9 interests of managers and shareholders. Performance-vested equity grants refer to the stock and stock options that are attached with company-specific performance targets with vesting on the achievement of those targets. Since the mid-1990s, a growing number of companies are adopting such vesting provisions. Prior empirical evidence shows the prevalence of performance-vesting equity grants in the U.S. (Bettis et al., 2010), and in U.K. firms (Kuang and Qin, 2009). As compared to traditional equity grants that are vesting contingent simply upon the passage of time (that is, time-vesting provisions), performance-vesting equity grants have been argued to provide greater incentives for managers to act in confluence with shareholder value (Johnson and Tian, 2000). Kuang and Qin (2009) show that performance-vested stock options can increase managerial effort and encourage better interest alignment when the performance hurdle is not too demanding. Bettis et al. (2010) complement these studies and document that firms that grant performance-vesting grants have significantly better subsequent operating performance than others. Although the claim holds that performance-vesting equity grants provide stronger incentives than traditional equity grants by enhancing the link between pay and performance, the implications of such compensation mechanisms on managerial behaviour are the subject of debate. Some empirical evidence suggests that the design of performance provisions may cause undesirable consequences. Bertrand and Mullainathan (2001) find that risk-averse executives potentially capture the pay-setting process through performance-vesting provisions to maximise their private interests. Further evidence reports rent-extraction behaviour when executives compensation and promotion opportunities depend on the achievement of performance targets (Conyon and Murphy, 2000; Buck et al., 2003; Qin, 2012). Prior evidence has demonstrated an association between the use of performance hurdles and 9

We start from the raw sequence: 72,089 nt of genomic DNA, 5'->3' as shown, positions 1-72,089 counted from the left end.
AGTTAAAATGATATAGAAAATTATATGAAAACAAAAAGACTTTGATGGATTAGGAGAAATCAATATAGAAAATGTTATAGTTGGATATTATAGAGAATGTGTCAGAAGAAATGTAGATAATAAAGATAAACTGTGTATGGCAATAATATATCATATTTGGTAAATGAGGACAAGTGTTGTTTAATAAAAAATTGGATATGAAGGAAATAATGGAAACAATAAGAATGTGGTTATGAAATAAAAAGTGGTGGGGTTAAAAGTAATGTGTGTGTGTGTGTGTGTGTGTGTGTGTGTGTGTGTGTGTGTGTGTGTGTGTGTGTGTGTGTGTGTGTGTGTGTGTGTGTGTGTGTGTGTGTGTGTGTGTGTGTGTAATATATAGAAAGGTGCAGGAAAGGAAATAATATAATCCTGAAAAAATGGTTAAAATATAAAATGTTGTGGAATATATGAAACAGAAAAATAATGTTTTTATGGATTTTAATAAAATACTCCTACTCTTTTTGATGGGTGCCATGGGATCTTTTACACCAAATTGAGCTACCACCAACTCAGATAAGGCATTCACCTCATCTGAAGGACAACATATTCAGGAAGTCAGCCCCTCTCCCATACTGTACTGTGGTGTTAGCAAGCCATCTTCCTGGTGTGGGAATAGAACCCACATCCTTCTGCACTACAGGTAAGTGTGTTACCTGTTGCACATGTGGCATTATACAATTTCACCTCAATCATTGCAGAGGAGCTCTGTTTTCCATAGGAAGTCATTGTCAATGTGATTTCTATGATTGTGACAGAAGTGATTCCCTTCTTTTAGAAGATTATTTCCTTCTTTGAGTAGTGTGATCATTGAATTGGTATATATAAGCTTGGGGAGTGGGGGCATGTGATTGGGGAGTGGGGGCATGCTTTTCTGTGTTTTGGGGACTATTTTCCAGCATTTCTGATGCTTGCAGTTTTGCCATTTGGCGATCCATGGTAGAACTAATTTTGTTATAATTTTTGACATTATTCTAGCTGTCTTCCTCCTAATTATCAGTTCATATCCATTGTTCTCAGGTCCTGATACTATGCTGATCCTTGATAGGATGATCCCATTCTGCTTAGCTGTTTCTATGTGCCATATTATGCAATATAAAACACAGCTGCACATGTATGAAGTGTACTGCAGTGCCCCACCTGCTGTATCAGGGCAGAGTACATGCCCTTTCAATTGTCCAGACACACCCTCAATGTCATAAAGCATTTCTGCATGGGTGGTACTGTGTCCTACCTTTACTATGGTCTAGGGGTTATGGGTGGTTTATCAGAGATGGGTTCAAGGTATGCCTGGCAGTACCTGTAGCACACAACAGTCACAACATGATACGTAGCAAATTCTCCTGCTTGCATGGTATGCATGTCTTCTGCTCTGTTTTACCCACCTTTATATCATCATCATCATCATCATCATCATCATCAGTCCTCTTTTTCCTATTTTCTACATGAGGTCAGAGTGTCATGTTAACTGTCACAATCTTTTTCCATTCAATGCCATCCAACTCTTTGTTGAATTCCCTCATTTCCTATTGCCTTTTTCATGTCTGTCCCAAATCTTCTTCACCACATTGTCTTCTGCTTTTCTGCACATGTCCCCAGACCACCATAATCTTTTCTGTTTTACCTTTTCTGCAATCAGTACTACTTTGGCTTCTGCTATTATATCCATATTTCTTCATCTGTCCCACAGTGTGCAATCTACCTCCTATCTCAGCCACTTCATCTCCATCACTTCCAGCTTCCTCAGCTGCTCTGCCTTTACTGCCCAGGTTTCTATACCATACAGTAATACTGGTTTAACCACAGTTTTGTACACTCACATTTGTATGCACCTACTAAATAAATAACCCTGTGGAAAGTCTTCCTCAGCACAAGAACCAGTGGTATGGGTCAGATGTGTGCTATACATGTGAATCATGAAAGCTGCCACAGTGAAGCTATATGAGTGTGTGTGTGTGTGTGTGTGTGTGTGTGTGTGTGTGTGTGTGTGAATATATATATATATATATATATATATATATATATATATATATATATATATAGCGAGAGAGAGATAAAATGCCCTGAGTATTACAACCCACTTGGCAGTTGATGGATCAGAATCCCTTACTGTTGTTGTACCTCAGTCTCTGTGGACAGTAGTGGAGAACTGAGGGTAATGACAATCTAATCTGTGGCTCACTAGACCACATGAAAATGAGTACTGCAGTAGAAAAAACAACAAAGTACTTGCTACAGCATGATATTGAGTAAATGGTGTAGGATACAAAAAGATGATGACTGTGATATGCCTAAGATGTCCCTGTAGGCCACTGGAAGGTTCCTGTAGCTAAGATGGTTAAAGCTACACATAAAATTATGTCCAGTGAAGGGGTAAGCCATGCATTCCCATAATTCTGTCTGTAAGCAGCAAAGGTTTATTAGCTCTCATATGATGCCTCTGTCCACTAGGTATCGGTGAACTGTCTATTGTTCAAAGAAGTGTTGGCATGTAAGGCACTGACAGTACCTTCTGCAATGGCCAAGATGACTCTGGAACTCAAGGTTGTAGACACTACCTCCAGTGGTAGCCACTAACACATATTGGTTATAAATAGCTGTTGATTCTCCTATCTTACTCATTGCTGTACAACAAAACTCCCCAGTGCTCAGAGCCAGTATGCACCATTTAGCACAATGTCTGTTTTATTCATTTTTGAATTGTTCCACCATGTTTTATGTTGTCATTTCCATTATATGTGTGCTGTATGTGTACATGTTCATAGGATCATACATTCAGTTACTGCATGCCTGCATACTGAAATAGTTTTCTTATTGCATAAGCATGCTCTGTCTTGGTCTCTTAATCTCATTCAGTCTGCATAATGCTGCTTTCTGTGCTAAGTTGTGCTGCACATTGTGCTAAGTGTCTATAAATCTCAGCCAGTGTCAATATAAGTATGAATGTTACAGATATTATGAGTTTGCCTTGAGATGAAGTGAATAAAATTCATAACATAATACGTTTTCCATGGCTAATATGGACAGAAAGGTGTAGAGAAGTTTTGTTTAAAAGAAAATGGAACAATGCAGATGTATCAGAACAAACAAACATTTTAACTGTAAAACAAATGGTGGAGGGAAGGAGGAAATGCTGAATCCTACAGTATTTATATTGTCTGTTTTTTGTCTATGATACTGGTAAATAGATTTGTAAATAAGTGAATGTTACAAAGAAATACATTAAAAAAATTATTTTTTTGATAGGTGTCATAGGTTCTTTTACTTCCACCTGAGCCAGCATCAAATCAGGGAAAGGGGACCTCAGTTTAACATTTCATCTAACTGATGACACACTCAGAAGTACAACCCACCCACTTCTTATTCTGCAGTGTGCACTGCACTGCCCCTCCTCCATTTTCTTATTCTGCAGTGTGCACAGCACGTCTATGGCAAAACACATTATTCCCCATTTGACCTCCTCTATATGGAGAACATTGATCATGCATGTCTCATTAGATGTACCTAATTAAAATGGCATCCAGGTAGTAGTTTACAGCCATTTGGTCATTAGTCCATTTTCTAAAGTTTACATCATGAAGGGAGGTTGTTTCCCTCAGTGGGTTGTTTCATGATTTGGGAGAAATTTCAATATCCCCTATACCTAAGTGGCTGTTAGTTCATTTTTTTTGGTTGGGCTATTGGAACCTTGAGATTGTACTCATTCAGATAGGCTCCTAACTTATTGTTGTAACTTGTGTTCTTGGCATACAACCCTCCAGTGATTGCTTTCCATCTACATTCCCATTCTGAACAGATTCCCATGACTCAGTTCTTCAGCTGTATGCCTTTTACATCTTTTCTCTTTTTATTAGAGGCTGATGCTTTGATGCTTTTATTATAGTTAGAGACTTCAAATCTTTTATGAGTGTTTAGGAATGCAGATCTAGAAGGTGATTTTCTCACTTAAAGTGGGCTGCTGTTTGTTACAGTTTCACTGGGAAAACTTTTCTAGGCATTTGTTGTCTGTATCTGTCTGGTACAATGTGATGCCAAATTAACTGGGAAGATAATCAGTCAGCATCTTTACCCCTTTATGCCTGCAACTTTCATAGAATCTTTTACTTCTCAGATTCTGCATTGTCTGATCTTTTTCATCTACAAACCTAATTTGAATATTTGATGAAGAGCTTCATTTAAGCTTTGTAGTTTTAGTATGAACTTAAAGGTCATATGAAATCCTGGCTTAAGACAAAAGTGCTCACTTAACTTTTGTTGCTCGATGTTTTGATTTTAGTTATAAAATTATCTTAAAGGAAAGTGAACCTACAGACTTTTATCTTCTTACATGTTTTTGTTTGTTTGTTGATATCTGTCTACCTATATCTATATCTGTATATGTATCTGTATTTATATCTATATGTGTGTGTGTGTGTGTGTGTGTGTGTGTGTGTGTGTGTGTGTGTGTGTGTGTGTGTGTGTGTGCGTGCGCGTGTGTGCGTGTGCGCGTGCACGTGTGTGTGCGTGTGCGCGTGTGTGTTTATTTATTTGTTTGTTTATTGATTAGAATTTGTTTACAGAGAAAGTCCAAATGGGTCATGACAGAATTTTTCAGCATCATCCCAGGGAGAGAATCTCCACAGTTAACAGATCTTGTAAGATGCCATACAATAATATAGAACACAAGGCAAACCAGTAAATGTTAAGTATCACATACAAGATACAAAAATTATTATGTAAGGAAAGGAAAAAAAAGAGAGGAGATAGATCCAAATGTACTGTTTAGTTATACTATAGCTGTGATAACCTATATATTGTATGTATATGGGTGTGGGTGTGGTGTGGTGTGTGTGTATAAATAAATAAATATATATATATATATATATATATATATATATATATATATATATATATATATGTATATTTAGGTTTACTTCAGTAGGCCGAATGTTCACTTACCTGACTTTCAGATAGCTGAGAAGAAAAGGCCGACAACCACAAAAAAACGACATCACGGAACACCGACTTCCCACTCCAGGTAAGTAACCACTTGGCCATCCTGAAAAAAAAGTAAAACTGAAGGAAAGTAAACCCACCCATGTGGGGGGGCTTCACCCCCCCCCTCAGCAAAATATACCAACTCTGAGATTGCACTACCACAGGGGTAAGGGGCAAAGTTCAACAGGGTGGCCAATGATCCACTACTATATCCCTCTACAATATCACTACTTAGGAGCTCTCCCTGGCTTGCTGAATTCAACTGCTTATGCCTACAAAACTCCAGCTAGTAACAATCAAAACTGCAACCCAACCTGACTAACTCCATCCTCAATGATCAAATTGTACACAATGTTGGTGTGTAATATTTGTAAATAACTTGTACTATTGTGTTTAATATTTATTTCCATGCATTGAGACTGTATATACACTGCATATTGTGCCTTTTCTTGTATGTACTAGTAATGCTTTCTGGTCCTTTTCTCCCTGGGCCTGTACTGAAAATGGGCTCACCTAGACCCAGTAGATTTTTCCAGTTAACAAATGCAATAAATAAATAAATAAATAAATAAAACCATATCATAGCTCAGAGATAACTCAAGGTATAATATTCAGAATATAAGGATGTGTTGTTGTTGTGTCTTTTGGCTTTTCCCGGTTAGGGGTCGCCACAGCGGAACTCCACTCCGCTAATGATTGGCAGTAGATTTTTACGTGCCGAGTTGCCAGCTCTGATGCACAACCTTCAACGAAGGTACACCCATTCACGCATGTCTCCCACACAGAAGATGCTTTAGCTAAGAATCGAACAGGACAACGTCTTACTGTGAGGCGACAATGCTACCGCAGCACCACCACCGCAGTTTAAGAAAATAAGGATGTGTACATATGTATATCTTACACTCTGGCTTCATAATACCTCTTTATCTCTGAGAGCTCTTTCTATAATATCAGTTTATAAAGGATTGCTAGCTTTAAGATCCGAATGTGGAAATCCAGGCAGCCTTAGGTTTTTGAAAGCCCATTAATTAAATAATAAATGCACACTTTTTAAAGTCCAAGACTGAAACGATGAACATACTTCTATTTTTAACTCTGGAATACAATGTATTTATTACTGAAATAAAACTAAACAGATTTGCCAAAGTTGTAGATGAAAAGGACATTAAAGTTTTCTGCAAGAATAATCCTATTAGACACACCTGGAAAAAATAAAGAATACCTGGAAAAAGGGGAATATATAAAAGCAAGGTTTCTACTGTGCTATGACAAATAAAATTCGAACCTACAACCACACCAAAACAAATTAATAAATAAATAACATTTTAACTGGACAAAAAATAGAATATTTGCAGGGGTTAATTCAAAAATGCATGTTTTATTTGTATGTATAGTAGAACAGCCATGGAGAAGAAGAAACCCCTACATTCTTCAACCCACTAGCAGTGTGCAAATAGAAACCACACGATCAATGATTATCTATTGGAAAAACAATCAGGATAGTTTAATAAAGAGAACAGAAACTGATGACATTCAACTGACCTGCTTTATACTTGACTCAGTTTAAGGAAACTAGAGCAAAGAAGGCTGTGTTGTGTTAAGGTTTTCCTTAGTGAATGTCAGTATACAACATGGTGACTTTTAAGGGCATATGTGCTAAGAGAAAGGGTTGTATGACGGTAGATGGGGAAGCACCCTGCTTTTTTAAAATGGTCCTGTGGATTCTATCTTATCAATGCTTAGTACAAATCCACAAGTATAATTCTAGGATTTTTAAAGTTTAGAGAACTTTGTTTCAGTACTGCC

10 misreporting. As executives can access private information about the firm, they may opportunistically choose to meet the vesting hurdles through manipulation. For example, Gaver et al. (1995) and Murphy (2000) find managers may exploit their discretion over accounting to achieve performance targets on firm objectives. Managers with large performance-vesting grants potentially reduce reported earnings when economic performance is higher than the targets, while they may boost earnings in the future reporting period (Healy, 1985). Kuang (2008) supports the argument and further confirms that performance-vesting option grants are positively associated with earnings management, and the incentive to manipulate reported earnings increases with the importance of such grants in the total compensation package. Accordingly, earnings management arising from the use of performance hurdles is expected to lead to a higher level of audit effort in analysing firms financial reporting, and thus auditors price audit fees higher. We therefore propose a directional hypothesis as follows: Hypothesis 2: There is a positive relationship between the propensity to use performance hurdles (on equity-based compensation) and audit fees. 2.3 Market- and accounting-based performance hurdles and audit fees While performance-vesting provisions make equity grants conditional on the achievement of specified performance targets, such performance targets typically consist of accounting-based hurdles (for example, cumulative earnings per share growth), stock market-based hurdles (for example, total shareholder return), or other non-financial hurdles (for example, non-financial metrics or achievement of a strategic milestone). To further explore the effects of different performance hurdles on audit fees, we investigate individually the two major performance 10